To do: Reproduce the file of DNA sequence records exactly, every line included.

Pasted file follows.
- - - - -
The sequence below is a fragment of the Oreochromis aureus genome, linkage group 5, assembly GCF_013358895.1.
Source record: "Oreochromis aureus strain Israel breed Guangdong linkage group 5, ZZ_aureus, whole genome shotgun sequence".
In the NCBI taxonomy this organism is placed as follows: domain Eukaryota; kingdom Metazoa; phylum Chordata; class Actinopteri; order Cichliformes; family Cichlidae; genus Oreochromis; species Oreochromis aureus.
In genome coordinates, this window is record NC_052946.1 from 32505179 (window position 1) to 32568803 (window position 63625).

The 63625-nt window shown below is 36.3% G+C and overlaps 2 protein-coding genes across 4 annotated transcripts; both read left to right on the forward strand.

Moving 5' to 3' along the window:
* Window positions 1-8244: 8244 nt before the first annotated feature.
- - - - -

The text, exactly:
The sequence below is a fragment of the Oreochromis aureus genome, linkage group 5, assembly GCF_013358895.1.
Source record: "Oreochromis aureus strain Israel breed Guangdong linkage group 5, ZZ_aureus, whole genome shotgun sequence".
In the NCBI taxonomy this organism is placed as follows: domain Eukaryota; kingdom Metazoa; phylum Chordata; class Actinopteri; order Cichliformes; family Cichlidae; genus Oreochromis; species Oreochromis aureus.
In genome coordinates, this window is record NC_052946.1 from 32505179 (window position 1) to 32568803 (window position 63625).

The 63625-nt window shown below is 36.3% G+C and overlaps 2 protein-coding genes across 4 annotated transcripts; both read left to right on the forward strand.

Moving 5' to 3' along the window:
* Window positions 1-8244: 8244 nt before the first annotated feature.